issn = {0027-8424},
	URL = {},
	eprint = {},
	journal = {Proceedings of the National Academy of Sciences}

What is a particle?

Another interesting item I just found on Mastodon. A post with a link to quanta magazine on an article asking the very question above.

It is a very interesting and engaging article, great for anyone probably studying science from GCSE to A'level or above. I have added a link to discourse and a link to a discussion.




History of Afghanistan

As of 17th August 2021, the Taliban swift take over of Afghanistan [1] is in the news. I decided to look up the history of Afghanistan, which is really interesting.

Granted Wikipedia is NOT considered an academic source of information, nevertheless this article makes interesting reading and if you are writing an essay or paper then there are citations and references to the authors sources of information. Which would make further reading too.

Interesting quote in the article

“Afghanistan is “easy to march into, hard to march out of.” was made by Alexander the Great in 330 BCE, assuming I have read understood the article correctly, the situation is not much different now.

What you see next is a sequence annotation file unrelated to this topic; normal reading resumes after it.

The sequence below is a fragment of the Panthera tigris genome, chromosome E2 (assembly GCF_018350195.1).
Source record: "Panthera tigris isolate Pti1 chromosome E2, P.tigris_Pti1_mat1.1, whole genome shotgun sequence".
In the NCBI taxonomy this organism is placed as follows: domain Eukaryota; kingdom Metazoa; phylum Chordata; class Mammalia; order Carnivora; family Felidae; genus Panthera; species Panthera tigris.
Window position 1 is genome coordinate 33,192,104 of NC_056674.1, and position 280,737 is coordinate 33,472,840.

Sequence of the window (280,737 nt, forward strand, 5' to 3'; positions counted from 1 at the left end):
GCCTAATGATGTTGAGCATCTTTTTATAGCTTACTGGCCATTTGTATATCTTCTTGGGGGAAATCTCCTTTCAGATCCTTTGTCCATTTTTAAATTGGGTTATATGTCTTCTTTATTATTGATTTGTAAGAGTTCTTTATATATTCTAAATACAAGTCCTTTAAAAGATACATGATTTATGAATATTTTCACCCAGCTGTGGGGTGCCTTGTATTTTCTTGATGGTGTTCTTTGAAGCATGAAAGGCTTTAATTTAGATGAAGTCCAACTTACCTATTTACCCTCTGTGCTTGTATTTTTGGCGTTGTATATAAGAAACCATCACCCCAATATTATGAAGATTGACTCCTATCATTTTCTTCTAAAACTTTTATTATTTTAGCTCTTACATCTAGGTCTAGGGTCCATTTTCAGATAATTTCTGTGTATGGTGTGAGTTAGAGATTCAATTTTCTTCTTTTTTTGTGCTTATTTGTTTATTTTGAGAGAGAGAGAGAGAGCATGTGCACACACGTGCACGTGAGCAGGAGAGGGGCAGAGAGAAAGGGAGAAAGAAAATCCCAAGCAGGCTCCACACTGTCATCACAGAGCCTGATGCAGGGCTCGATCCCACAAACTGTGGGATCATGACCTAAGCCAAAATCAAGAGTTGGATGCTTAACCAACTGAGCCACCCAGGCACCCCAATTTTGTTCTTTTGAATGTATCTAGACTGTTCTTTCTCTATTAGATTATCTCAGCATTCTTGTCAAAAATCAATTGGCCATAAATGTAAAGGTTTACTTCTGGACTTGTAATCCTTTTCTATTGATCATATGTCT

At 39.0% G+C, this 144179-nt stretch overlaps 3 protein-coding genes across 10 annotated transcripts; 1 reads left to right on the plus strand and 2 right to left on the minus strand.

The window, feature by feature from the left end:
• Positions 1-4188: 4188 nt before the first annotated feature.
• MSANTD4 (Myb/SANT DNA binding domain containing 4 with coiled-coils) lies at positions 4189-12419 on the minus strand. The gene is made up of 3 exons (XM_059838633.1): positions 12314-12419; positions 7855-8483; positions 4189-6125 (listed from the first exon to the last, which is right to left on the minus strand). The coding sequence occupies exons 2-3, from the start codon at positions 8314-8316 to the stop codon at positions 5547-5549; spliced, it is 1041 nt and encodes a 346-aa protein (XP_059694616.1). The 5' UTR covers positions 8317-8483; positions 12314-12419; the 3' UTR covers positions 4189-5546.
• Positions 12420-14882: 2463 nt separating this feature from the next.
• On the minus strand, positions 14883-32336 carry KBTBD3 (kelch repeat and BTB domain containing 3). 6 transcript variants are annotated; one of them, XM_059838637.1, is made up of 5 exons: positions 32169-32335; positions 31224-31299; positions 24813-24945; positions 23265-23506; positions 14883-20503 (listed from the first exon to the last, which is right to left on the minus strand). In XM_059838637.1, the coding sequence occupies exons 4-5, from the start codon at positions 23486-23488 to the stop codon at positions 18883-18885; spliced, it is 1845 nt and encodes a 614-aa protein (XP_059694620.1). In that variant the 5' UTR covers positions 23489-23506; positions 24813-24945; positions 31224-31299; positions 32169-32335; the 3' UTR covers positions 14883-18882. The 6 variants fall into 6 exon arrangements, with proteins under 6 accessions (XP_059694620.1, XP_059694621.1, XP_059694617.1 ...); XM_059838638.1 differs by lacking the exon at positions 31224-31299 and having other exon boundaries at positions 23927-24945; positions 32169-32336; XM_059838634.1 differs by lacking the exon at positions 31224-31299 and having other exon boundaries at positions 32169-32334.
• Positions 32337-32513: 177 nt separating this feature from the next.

I will have another look later as the article is right up August 1t5th at the time of writing this.

I think by understanding the history of the country more, then it does make understanding the current situation better . Given that it has been invaded so many times, and each time the culture has been influenced, both in what seems positive and negative ways.



  1. Afghanistan
  2. History of Afghanistan

Africa Wiki Challenge

This is a contest, to improve the information on Africa on the Wikipedia online encyclopedia. There are criteria for taking part. Great idea and initiative to improve the service.




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Creative Commons Licence
This work is licensed under a Creative Commons Attribution-ShareAlike 4.0 International License

Beach Hut Article – Jan 2021

The LibrePlanet article, I submitted to the Beach Hut, which is a local community magazine here in Paignton has been published in the January 2021 edition.

It can be found on page 32. Please click here for a link to the latest digital edition.


Debian Academy update

As posted about on the 14th September I am involved in the DebianAcademy.

In addition making various related presentations in LaTeX / Beamer. I am currently working on a Moodle course how to do this.

So the LaTeX template, is being used as part of the course, and it can also be used as a basis for other presentations.

So far this is work in progress.

In other news I have submitted an article to the Torbay Weekly to promote the DebianAcademy and reach out to a few more potential contributors.

#debian,#teams,#academy,#education,torbayweekly,#moodle, #latex,#beamer,#course,#lessons,#article